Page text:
The French government announced a €2.3bn programme to create jobs for 150,000 young people without skills today as President François Hollande attempts to end a steep slide in his popularity.
Although labelled “jobs for the future”, critics dismissed the scheme as an old-fashioned “make-work” programme. The state will pay 75 per cent of wages for youngsters hired by councils or voluntary organisations to take part in environmental, social, cultural or sports projects.
To display a sense of urgency as unemployment in France threatens to top 3,000,000, President Hollande and his Prime Minster, Jean-Marc Ayrault, have ordered parliament to return two weeks early from its summer break on 10 September to push through this and other emergency legislation.
According to one poll this week, President Hollande’s approval rating has fallen by 11 per cent since July – sounding alarm bells in the Elysée Palace. Although a steep fall in the popularity of recently elected presidents is part of the ritual of French politics, there is a worrying difference this time.
It is traditional for presidents to be punished for their actions, even the reforms that they have promised during an election campaign. Mr Hollande is losing support largely because he is seen to have been indecisive in his first three months in power in the face of growing economic crises in France and Europe.
He is also struggling to contain a rise in petrol prices and splits within his Socialist camp, and within his loose Left-Green coalition, over the EU fiscal discipline treaty and nuclear policy.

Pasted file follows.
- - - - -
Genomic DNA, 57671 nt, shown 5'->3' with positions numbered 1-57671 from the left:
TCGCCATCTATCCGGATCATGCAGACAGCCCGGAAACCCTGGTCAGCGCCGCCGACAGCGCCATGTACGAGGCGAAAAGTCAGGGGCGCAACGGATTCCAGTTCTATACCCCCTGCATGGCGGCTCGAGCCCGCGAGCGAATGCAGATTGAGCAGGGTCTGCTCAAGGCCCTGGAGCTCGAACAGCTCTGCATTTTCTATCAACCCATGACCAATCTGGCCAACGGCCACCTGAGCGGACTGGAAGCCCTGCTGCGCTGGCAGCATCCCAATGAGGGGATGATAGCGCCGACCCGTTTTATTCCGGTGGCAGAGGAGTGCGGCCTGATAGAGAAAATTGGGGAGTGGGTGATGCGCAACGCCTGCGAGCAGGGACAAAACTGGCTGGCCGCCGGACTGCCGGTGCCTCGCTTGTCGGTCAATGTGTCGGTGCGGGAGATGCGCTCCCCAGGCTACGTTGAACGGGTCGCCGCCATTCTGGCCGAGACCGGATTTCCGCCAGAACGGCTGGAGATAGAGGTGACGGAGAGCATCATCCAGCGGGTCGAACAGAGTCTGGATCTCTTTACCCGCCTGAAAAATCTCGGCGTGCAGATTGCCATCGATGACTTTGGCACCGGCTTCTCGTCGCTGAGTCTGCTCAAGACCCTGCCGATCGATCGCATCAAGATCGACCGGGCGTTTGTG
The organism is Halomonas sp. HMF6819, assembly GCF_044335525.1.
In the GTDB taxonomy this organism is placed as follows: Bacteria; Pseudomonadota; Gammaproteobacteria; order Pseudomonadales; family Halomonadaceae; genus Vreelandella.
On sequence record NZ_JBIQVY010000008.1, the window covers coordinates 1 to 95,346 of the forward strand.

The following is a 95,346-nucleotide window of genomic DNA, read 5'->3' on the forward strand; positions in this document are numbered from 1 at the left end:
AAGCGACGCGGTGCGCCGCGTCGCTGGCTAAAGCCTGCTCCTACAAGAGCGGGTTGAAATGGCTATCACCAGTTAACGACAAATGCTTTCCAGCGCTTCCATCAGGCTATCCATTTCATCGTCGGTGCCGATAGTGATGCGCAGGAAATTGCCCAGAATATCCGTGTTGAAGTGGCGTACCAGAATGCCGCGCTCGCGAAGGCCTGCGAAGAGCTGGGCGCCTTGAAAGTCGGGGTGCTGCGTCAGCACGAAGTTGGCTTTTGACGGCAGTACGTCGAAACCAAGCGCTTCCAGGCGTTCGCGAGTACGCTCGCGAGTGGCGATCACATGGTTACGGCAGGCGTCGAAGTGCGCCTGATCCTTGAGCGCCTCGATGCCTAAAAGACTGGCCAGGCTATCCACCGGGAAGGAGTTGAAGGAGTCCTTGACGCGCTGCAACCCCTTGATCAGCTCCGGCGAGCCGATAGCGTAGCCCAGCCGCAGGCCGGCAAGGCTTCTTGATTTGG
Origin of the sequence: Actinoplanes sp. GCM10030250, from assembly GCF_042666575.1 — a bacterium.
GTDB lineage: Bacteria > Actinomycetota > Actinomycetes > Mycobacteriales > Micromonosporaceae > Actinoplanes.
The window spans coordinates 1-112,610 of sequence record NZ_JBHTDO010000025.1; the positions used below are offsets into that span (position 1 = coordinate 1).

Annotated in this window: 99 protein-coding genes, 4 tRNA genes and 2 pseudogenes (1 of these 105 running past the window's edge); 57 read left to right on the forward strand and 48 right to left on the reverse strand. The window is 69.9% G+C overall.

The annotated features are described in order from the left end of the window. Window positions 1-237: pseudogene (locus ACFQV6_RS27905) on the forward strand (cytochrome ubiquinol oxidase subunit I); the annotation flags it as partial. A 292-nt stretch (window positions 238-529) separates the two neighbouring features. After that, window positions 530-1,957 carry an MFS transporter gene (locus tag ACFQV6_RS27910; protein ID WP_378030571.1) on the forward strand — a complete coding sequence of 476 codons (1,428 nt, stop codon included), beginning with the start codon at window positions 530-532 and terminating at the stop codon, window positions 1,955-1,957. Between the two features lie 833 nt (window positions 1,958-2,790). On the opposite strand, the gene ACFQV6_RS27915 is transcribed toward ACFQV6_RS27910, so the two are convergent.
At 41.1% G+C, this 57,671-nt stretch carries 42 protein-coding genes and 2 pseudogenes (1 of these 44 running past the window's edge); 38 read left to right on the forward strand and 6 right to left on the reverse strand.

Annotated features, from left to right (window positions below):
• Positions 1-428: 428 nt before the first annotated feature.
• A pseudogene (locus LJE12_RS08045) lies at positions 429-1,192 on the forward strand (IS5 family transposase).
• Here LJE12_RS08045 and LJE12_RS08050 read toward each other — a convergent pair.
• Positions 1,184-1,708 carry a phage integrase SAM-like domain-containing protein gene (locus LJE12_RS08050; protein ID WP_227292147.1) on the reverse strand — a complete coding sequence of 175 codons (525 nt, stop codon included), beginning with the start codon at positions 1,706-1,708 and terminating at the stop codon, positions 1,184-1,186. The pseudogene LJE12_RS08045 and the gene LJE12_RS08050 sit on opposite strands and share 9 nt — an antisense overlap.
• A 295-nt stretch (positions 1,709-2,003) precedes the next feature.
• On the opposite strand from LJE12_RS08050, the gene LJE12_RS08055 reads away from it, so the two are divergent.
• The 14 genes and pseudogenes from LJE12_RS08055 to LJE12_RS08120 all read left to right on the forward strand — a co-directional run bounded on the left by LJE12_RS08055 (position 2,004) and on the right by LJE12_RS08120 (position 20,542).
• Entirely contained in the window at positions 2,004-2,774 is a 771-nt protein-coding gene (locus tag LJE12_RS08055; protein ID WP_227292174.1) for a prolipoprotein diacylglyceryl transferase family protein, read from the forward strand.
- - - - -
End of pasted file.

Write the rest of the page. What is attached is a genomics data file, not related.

The “jobs for the future” programme unveiled yesterday by the employment minister Michel Sapin is a scaled-down version of one of Mr Hollande’s campaign promises. It resembles a much-criticised “youth jobs” scheme introduced by the last Socialist government in 1997 and abolished by President Nicolas Sarkozy.
In the new scheme, the jobs will be reserved for “youngsters in great difficulties” – those who have emerged from the school system without a diploma and live in troubled suburbs or rural areas with high youth unemployment. Critics say that they will be paid the minimum wage to undertake mostly pointless work without training. Mr Sapin insists that the jobs will be useful and give the youngsters self-respect and an introduction to the disciplines of the work-place.
There are estimated to be 500,000 young people aged 16-25 in France who have no jobs or skills. Mr Sapin blames their “terrifying situation” on a decline in the education system and the increased disparity between rich and poor regions, and even rich and poor districts of large conurbations.